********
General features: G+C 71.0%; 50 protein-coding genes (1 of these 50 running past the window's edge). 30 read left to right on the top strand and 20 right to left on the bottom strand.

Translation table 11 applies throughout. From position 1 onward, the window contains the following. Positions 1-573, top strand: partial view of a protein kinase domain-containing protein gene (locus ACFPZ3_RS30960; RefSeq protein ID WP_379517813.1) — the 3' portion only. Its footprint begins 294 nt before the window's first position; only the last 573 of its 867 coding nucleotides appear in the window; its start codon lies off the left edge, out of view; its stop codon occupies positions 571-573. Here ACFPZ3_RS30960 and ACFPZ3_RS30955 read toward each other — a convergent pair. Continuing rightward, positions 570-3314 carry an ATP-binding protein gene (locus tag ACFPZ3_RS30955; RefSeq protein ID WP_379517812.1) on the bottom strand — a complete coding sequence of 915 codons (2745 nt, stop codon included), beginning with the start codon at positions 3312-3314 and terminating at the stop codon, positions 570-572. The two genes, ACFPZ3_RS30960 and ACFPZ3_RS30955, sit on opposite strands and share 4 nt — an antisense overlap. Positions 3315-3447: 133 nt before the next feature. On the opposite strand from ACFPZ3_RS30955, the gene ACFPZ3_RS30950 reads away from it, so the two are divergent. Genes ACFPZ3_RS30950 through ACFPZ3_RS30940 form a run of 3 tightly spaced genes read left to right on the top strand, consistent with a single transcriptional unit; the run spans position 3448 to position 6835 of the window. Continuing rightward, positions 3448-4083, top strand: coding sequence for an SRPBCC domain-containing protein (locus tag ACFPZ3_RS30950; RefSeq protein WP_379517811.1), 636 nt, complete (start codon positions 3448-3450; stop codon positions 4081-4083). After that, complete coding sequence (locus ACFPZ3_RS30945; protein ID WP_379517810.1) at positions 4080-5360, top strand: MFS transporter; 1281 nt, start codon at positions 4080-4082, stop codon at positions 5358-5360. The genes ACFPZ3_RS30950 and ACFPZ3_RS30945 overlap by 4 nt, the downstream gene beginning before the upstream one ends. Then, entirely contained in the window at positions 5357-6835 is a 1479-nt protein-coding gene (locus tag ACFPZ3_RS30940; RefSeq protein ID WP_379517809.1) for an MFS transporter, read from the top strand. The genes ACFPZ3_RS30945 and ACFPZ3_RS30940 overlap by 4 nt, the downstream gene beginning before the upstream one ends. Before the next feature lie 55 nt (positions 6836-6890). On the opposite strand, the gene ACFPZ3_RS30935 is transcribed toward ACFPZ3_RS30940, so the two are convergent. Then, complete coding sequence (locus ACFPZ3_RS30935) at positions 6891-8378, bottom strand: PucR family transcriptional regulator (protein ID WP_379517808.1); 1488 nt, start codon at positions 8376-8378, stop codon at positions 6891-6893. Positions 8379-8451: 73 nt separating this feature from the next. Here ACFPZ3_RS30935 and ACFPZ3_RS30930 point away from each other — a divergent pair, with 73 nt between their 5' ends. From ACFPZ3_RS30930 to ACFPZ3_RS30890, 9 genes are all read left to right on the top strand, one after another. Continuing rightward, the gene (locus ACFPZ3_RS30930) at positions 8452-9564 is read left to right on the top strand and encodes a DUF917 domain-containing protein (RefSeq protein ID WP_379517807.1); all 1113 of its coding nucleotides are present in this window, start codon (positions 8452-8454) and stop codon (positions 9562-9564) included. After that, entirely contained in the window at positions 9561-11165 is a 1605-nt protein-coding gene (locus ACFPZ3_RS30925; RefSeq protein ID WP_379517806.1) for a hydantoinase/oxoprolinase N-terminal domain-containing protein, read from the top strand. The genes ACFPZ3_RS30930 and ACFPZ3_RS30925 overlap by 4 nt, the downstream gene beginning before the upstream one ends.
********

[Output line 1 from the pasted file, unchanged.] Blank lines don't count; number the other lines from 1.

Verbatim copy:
General features: G+C 71.0%; 50 protein-coding genes (1 of these 50 running past the window's edge). 30 read left to right on the top strand and 20 right to left on the bottom strand.